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Re: Progressive Concreteness of Choreography binding

From: Ricky Ho <riho@cisco.com>
Date: Thu, 03 Apr 2003 07:27:32 -0800
Message-Id: <4.3.2.7.2.20030403072306.029e7940@franklin.cisco.com>
To: Assaf Arkin <arkin@intalio.com>
Cc: public-ws-chor@w3.org

Assaf,

Thinking more about the XSL/T approach.  I think the AbstractPO doesn't 
need to be xsd:Any.  It can just be the following ...

<complexType name="AbstractPO">
         <element name="shippingAddress" type="Address"/>
         <element name="totalAmount" type="xsd:float"/>
</complexType>

Because you can use a handcode XSL/T to transform any concrete PO (even 
EDI) to the above structure.

Rgds, Ricky


At 12:00 AM 4/3/2003 -0800, Assaf Arkin wrote:

>Ricky Ho wrote:
>
>>Assaf,
>>
>>I agree with your principle.  But I just don't see how "abstract" WSDL 
>>can be.  Let me give an example.
>>
>>Lets say I define a choreography to handle PurchaseOrder message.  I 
>>don't want to constraint the message structure of this message as long as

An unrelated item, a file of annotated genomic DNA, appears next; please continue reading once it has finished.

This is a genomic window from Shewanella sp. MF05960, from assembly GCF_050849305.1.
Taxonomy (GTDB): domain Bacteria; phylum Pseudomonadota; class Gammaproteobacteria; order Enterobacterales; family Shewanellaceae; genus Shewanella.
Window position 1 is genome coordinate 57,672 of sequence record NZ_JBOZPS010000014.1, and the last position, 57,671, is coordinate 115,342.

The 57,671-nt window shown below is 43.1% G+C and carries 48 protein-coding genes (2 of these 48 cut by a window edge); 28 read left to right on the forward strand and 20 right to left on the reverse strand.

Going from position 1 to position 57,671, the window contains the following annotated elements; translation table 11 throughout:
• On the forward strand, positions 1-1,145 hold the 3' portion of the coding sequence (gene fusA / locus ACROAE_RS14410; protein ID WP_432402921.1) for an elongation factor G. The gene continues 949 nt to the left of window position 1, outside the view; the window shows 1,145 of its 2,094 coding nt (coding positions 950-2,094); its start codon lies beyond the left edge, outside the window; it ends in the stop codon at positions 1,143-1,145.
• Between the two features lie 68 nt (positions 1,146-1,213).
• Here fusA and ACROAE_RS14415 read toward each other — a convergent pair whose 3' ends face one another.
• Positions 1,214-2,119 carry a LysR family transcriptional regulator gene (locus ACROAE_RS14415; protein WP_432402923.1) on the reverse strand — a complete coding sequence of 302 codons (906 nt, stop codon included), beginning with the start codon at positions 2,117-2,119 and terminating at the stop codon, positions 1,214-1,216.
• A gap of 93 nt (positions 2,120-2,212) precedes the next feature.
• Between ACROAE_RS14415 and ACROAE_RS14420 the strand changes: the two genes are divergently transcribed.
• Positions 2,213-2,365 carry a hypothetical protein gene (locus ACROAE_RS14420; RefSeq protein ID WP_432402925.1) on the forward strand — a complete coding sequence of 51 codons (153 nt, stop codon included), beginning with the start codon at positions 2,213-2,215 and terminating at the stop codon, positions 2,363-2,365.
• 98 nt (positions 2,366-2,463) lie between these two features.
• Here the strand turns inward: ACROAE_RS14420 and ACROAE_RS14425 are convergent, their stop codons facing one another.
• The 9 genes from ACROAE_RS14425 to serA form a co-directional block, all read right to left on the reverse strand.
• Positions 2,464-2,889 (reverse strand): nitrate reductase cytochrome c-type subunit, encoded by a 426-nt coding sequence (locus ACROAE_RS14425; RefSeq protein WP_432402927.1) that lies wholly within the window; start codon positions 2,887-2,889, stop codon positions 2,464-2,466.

>>it fulfill the following ...
>>
>>1) Somewhere in this "PurchaseOrder" message will contain a 
>>"shippingAddress" which can be mapped to complex type "Address".
>>- But I don't want to constraint the element name of this 
>>"shippingAddress", (e.g. the element name can be "shipAddr", "shipTo", 
>>"sendTo" ... etc.)
>>- I also don't want to constraint such an "shippingAddress" element to 
>>have the exact complex type "Address".  The type can be anything as long 
>>as it can be transformed (via XSL/T) into type "Address"
>
>Are we talking abstract or over-the-wire?
>
>If we're talking abstract I don't see what it brings to the table. Find 
>some common name to use, agree on that name and use it. If you're looking 
>for interoperating then you have to agree on using the same name. Whether 
>you call it shipAddress or shipTo, you have to figure out some name to 
>distinguish from billAddress or billTo.
>
>If we're talking about over-the-wire, use whatever you want. Because you